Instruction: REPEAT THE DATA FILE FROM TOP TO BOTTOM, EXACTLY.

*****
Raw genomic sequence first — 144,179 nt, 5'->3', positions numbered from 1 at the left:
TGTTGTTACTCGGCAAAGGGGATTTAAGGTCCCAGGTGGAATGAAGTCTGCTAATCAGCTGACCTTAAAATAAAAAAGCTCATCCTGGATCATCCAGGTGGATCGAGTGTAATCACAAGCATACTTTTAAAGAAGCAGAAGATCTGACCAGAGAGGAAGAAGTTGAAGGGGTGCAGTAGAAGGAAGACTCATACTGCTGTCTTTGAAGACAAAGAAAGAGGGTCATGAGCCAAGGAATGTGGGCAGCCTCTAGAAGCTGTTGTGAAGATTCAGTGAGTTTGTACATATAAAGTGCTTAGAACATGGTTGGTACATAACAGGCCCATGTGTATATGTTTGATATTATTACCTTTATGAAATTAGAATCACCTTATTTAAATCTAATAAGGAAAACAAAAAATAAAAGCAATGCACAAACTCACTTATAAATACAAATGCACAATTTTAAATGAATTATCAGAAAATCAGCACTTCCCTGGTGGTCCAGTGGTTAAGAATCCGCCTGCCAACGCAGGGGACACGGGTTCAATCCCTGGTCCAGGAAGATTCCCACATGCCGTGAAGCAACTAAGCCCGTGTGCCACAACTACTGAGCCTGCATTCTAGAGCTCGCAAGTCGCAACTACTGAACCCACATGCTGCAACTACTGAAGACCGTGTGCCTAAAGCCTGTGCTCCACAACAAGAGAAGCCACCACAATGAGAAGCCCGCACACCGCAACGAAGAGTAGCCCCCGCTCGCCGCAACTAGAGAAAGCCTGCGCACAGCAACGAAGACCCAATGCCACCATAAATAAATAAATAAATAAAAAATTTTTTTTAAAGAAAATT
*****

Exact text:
Raw genomic sequence first — 144,179 nt, 5'->3', positions numbered from 1 at the left:
TGTTGTTACTCGGCAAAGGGGATTTAAGGTCCCAGGTGGAATGAAGTCTGCTAATCAGCTGACCTTAAAATAAAAAAGCTCATCCTGGATCATCCAGGTGGATCGAGTGTAATCACAAGCATACTTTTAAAGAAGCAGAAGATCTGACCAGAGAGGAAGAAGTTGAAGGGGTGCAGTAGAAGGAAGACTCATACTGCTGTCTTTGAAGACAAAGAAAGAGGGTCATGAGCCAAGGAATGTGGGCAGCCTCTAGAAGCTGTTGTGAAGATTCAGTGAGTTTGTACATATAAAGTGCTTAGAACATGGTTGGTACATAACAGGCCCATGTGTATATGTTTGATATTATTACCTTTATGAAATTAGAATCACCTTATTTAAATCTAATAAGGAAAACAAAAAATAAAAGCAATGCACAAACTCACTTATAAATACAAATGCACAATTTTAAATGAATTATCAGAAAATCAGCACTTCCCTGGTGGTCCAGTGGTTAAGAATCCGCCTGCCAACGCAGGGGACACGGGTTCAATCCCTGGTCCAGGAAGATTCCCACATGCCGTGAAGCAACTAAGCCCGTGTGCCACAACTACTGAGCCTGCATTCTAGAGCTCGCAAGTCGCAACTACTGAACCCACATGCTGCAACTACTGAAGACCGTGTGCCTAAAGCCTGTGCTCCACAACAAGAGAAGCCACCACAATGAGAAGCCCGCACACCGCAACGAAGAGTAGCCCCCGCTCGCCGCAACTAGAGAAAGCCTGCGCACAGCAACGAAGACCCAATGCCACCATAAATAAATAAATAAATAAAAAATTTTTTTTAAAGAAAATT